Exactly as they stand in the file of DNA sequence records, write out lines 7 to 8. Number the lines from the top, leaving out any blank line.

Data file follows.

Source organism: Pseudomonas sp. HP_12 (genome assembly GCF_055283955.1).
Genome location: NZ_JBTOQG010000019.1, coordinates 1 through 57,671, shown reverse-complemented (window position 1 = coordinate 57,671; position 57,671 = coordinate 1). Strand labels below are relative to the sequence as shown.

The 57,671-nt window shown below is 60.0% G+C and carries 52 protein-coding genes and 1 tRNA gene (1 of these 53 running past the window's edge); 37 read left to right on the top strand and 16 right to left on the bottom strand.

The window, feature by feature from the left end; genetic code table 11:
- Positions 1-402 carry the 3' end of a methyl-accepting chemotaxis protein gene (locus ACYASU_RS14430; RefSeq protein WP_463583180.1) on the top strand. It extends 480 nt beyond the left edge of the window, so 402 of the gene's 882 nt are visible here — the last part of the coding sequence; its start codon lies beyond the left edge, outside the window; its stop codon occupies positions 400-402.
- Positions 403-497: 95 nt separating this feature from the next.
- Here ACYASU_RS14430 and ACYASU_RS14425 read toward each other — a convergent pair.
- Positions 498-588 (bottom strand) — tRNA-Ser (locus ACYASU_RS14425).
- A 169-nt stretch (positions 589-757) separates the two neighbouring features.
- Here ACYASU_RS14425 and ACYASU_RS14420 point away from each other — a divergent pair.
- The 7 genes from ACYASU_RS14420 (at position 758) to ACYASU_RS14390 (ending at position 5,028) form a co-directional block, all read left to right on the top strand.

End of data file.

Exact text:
- Here ACYASU_RS14430 and ACYASU_RS14425 read toward each other — a convergent pair.
- Positions 498-588 (bottom strand) — tRNA-Ser (locus ACYASU_RS14425).